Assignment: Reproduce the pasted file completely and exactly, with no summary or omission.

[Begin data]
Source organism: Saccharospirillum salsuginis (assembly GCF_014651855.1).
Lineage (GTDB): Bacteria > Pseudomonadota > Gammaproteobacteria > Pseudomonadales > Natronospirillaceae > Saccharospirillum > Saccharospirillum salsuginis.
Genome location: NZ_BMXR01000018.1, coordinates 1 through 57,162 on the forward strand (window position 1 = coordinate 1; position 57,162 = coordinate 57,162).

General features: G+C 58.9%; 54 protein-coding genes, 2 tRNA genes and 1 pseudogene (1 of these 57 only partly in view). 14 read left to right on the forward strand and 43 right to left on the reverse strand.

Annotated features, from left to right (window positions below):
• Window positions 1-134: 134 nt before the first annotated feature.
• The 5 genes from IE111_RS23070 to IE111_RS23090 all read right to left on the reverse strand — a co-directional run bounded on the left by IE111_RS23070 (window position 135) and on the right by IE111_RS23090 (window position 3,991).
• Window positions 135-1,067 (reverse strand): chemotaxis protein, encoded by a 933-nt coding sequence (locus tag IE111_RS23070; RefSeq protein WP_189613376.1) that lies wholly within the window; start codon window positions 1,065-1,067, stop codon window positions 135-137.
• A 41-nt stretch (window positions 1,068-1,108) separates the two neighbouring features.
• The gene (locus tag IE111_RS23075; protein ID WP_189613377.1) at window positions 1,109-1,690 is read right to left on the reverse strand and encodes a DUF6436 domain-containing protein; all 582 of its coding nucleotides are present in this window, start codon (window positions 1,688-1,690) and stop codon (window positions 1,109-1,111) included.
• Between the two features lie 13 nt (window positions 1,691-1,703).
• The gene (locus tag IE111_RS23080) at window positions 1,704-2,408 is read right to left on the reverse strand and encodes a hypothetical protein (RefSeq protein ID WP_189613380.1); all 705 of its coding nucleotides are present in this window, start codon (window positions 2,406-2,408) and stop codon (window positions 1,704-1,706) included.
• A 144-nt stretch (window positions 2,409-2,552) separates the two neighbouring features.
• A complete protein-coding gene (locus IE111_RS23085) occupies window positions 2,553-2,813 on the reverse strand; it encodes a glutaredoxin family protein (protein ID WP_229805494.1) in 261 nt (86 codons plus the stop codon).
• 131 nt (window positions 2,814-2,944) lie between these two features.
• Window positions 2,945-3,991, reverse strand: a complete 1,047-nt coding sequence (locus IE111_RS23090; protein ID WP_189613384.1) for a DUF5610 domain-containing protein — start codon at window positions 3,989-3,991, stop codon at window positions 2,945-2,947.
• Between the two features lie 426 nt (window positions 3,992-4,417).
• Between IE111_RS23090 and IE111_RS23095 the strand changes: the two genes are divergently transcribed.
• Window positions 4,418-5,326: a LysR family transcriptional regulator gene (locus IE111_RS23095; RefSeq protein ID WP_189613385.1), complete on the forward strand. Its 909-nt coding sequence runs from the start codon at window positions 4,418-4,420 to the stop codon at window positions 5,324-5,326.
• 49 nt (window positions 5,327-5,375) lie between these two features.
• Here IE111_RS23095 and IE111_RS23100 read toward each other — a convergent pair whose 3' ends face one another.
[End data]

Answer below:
Source organism: Saccharospirillum salsuginis (assembly GCF_014651855.1).
Lineage (GTDB): Bacteria > Pseudomonadota > Gammaproteobacteria > Pseudomonadales > Natronospirillaceae > Saccharospirillum > Saccharospirillum salsuginis.
Genome location: NZ_BMXR01000018.1, coordinates 1 through 57,162 on the forward strand (window position 1 = coordinate 1; position 57,162 = coordinate 57,162).

General features: G+C 58.9%; 54 protein-coding genes, 2 tRNA genes and 1 pseudogene (1 of these 57 only partly in view). 14 read left to right on the forward strand and 43 right to left on the reverse strand.

Annotated features, from left to right (window positions below):
• Window positions 1-134: 134 nt before the first annotated feature.
• The 5 genes from IE111_RS23070 to IE111_RS23090 all read right to left on the reverse strand — a co-directional run bounded on the left by IE111_RS23070 (window position 135) and on the right by IE111_RS23090 (window position 3,991).
• Window positions 135-1,067 (reverse strand): chemotaxis protein, encoded by a 933-nt coding sequence (locus tag IE111_RS23070; RefSeq protein WP_189613376.1) that lies wholly within the window; start codon window positions 1,065-1,067, stop codon window positions 135-137.
• A 41-nt stretch (window positions 1,068-1,108) separates the two neighbouring features.
• The gene (locus tag IE111_RS23075; protein ID WP_189613377.1) at window positions 1,109-1,690 is read right to left on the reverse strand and encodes a DUF6436 domain-containing protein; all 582 of its coding nucleotides are present in this window, start codon (window positions 1,688-1,690) and stop codon (window positions 1,109-1,111) included.
• Between the two features lie 13 nt (window positions 1,691-1,703).
• The gene (locus tag IE111_RS23080) at window positions 1,704-2,408 is read right to left on the reverse strand and encodes a hypothetical protein (RefSeq protein ID WP_189613380.1); all 705 of its coding nucleotides are present in this window, start codon (window positions 2,406-2,408) and stop codon (window positions 1,704-1,706) included.
• A 144-nt stretch (window positions 2,409-2,552) separates the two neighbouring features.
• A complete protein-coding gene (locus IE111_RS23085) occupies window positions 2,553-2,813 on the reverse strand; it encodes a glutaredoxin family protein (protein ID WP_229805494.1) in 261 nt (86 codons plus the stop codon).
• 131 nt (window positions 2,814-2,944) lie between these two features.
• Window positions 2,945-3,991, reverse strand: a complete 1,047-nt coding sequence (locus IE111_RS23090; protein ID WP_189613384.1) for a DUF5610 domain-containing protein — start codon at window positions 3,989-3,991, stop codon at window positions 2,945-2,947.
• Between the two features lie 426 nt (window positions 3,992-4,417).
• Between IE111_RS23090 and IE111_RS23095 the strand changes: the two genes are divergently transcribed.
• Window positions 4,418-5,326: a LysR family transcriptional regulator gene (locus IE111_RS23095; RefSeq protein ID WP_189613385.1), complete on the forward strand. Its 909-nt coding sequence runs from the start codon at window positions 4,418-4,420 to the stop codon at window positions 5,324-5,326.
• 49 nt (window positions 5,327-5,375) lie between these two features.
• Here IE111_RS23095 and IE111_RS23100 read toward each other — a convergent pair whose 3' ends face one another.